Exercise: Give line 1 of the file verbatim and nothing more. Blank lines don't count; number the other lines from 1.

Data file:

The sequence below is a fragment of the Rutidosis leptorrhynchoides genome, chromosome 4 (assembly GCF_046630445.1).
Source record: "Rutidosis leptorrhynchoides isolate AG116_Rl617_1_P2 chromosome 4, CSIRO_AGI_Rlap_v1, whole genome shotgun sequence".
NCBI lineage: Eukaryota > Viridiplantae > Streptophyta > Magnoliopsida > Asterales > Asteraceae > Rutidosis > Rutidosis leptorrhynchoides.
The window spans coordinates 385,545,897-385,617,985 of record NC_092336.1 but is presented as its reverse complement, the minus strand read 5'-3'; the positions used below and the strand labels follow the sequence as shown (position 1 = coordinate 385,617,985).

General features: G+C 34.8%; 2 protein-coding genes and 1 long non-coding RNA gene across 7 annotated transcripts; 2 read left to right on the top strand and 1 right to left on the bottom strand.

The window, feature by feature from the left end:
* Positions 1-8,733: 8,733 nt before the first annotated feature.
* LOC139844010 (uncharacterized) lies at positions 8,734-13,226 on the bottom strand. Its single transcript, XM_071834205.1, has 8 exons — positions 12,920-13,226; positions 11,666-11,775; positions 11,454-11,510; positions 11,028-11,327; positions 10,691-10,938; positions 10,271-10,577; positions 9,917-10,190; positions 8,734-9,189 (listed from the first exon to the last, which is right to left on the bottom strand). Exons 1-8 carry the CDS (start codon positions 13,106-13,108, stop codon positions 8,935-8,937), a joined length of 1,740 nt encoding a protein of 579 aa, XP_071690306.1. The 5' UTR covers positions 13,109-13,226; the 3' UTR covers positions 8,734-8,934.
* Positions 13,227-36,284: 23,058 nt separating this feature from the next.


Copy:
The sequence below is a fragment of the Rutidosis leptorrhynchoides genome, chromosome 4 (assembly GCF_046630445.1).